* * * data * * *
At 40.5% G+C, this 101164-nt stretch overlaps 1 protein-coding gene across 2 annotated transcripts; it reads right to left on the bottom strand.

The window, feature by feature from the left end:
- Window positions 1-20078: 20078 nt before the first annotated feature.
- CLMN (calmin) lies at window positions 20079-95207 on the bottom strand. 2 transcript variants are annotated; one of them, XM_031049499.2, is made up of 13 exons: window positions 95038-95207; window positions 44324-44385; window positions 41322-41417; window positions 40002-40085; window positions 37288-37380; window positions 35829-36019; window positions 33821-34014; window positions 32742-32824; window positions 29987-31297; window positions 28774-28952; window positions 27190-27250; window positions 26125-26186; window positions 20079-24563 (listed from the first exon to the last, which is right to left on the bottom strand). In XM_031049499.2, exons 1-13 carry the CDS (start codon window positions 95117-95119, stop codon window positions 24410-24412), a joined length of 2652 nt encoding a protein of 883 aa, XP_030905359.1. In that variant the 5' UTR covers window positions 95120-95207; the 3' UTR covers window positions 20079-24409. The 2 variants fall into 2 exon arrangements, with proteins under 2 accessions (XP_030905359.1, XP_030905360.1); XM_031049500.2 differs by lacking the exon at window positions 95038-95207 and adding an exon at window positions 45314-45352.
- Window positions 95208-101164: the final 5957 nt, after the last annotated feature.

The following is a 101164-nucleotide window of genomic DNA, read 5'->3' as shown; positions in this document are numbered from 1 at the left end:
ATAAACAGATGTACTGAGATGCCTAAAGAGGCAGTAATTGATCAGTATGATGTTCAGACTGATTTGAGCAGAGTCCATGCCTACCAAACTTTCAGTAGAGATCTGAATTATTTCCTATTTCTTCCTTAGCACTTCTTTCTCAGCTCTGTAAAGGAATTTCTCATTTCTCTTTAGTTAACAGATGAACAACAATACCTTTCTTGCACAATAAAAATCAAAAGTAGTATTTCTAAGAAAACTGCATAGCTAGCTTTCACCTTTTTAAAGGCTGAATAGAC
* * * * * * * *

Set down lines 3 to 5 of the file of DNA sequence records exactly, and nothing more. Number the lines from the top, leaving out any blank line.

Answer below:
- Window positions 1-20078: 20078 nt before the first annotated feature.
- CLMN (calmin) lies at window positions 20079-95207 on the bottom strand. 2 transcript variants are annotated; one of them, XM_031049499.2, is made up of 13 exons: window positions 95038-95207; window positions 44324-44385; window positions 41322-41417; window positions 40002-40085; window positions 37288-37380; window positions 35829-36019; window positions 33821-34014; window positions 32742-32824; window positions 29987-31297; window positions 28774-28952; window positions 27190-27250; window positions 26125-26186; window positions 20079-24563 (listed from the first exon to the last, which is right to left on the bottom strand). In XM_031049499.2, exons 1-13 carry the CDS (start codon window positions 95117-95119, stop codon window positions 24410-24412), a joined length of 2652 nt encoding a protein of 883 aa, XP_030905359.1. In that variant the 5' UTR covers window positions 95120-95207; the 3' UTR covers window positions 20079-24409. The 2 variants fall into 2 exon arrangements, with proteins under 2 accessions (XP_030905359.1, XP_030905360.1); XM_031049500.2 differs by lacking the exon at window positions 95038-95207 and adding an exon at window positions 45314-45352.
- Window positions 95208-101164: the final 5957 nt, after the last annotated feature.